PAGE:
NHL realignment

PHT Morning Skate: Where we look at realignment, Olympics, Leafs


PHT’s Morning Skate takes a look around the world of hockey to see what’s happening and what we’ll be talking about around the NHL world and beyond.

Rather than move Detroit or Columbus from the East to West to fix the Conference size imbalance, would it be better to make the conferences geographically neutral like the MLB or NFL? (Rotoworld)

Don Cherry criticized Toronto Maple Leafs defenseman Dion Phaneuf for declining to fight Montreal Canadiens forward Brandon Prust during the Leafs’ 5-2 loss on Wednesday. “I knew they were going to lose when he didn’t answer the bell,” Cherry said. (Sportsnet)

Anaheim Ducks forward Kyle Palmieri looks back on Wednesday’s hat trick. At 22-years-old, he became the second-youngest Ducks player to ever accomplish that feat. (Ducks.nhl.com)

37-year-old defenseman Francis Bouillon was afraid that the lockout would end his playing career. Now that the work stoppage is behind us, the Montreal Canadiens’ blueliner is reaching some meaningful milestones. (Montreal Gazette)

Forward Aaron Volpatti is looking forward to bringing his physical game to the Washington Capitals. (Washington Times)

Former head coach Ron Wilson figured the Maple Leafs firing him a year ago “was kind of inevitable,” according to his friend and current Capitals assistant coach Tim Hunter. He thinks Wilson, 57, would also take another coaching position if the opportunity presented itself. Wilson had a 648-561-101-91 record with Anaheim, Washington, San Jose, and Toronto. (Toronto Star)

New Jersey Devils forward Ryan Carter confirmed that he sustained a concussion on Feb. 18. On the plus side, he thinks he might be able to return Saturday. (New Jersey Online)

On the anniversary of Sidney Crosby’s golden goal, Steve Yzerman reflects on Canada winning gold at the 2010 Winter Olympics. (ESPN.com)

Top New York Rangers prospect Chris Kreider is back in the minors. (New York Newsday)

Oilers go captain-less, name four alternates instead

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Edmonton’s made a fairly significant shift in its leadership group.

The big news is the Oilers won’t have a captain this season, as Andrew Ference will relinquish the “C” he’s worn for the last two years.

Ference will, however, remain part of the group and wear an “A” as part of a four-man alternate captain collective, one that also includes Jordan Eberle, Ryan Nugent-Hopkins and Taylor Hall.

The news of Ference being removed as captain doesn’t come as a huge surprise. The veteran d-man is a well-respected leader, but isn’t expected to be in the lineup every night this season.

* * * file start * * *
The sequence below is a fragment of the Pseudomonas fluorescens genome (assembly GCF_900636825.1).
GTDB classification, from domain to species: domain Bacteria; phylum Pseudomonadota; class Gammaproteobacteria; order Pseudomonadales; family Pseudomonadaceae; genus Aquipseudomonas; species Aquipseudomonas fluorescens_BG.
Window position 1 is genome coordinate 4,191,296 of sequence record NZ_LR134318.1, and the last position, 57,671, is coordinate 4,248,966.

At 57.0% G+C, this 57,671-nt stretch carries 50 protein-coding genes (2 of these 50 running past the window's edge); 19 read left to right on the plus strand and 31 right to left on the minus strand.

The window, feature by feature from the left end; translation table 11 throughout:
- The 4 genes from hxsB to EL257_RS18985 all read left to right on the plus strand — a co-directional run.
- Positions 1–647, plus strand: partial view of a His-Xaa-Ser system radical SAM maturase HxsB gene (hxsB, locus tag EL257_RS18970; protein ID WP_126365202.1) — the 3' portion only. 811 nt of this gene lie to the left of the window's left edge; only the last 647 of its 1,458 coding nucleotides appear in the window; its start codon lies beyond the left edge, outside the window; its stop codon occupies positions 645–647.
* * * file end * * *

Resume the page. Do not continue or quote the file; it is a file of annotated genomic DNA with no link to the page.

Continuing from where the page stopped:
The decision to go without a captain, though, is something of a surprise, especially given what new head coach Todd McLellan endured during his final season in San Jose.

The Sharks’ captaincy issue — stripping Joe Thornton, then going with four rotating alternates — was an ongoing problem, something that players, coaches and GM Doug Wilson had to repeatedly address until it blew up in spectacular fashion.

That said, the circumstances in Edmonton are quite different.

It’s believed the club’s intentionally keeping the captaincy vacant, on the assumption that Connor McDavid will evolve into a superstar and the club’s unquestioned leader.

Finally, McLellan noted that with Eberle currently sidelined, a fifth Oiler would be added to the leadership group — veteran forward Matt Hendricks, who will serve as a temporary alternate.

Brandon Sutter didn’t have the greatest preseason

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When Brandon Sutter was acquired by the Vancouver Canucks, GM Jim Benning called the 26-year-old a “foundation piece for our group going forward.”

Sutter was quickly signed to a five-year extension worth almost $22 million, more evidence of how highly management thought of the player.

Fast forward to yesterday, when Benning was asked the following question:

“What does it say that you made the trade for Sutter, you called him a ‘foundation’ player, and it took him until the final night of the preseason to find a spot (with the Sedins) on the wing, which isn’t his natural position?”

Here was Benning’s response:

“Well, [head coach Willie Desjardins] wants to try that out, he thinks that’s going to be a good fit. At various times, the Sedins played with wingers with speed, with [Ryan Kesler], who could get in on the forecheck and had a good shot. Sutter brings some of those qualities, too.”

While all that may be true, Sutter was not signed to play the wing; he was brought in to play center, specifically on the second line. He finished the preseason with zero points in five games. And as mentioned, he’ll start the season on the wing, not his natural position.

Meanwhile, youngsters Bo Horvat, 20, and Jared McCann, 19, had outstanding camps and are expected to start the regular season (tonight in Calgary) centering the second and third lines, respectively.

Though Sutter did finish the preseason with 12 shots on goal, up there with the most on the Canucks, it’s fair to say he did not look like a “foundation” player.

“I haven’t seen him play his best,” Desjardins said last week. “I see a guy who’s big and a good skater and who understands the game real well, but just hasn’t got that involved.”

Now, we are only talking about the preseason here. New players often take time to get comfortable. Perhaps playing with the Sedins can provide Sutter with some confidence.

“I know he’ll be there and I totally believe that,” said Desjardins.

But it hasn’t been the best start, and if it wasn’t for the encouraging play of the youngsters, it would be a far bigger story in Vancouver.

Related: Canucks roll the dice on rookies, waive Vey and Corrado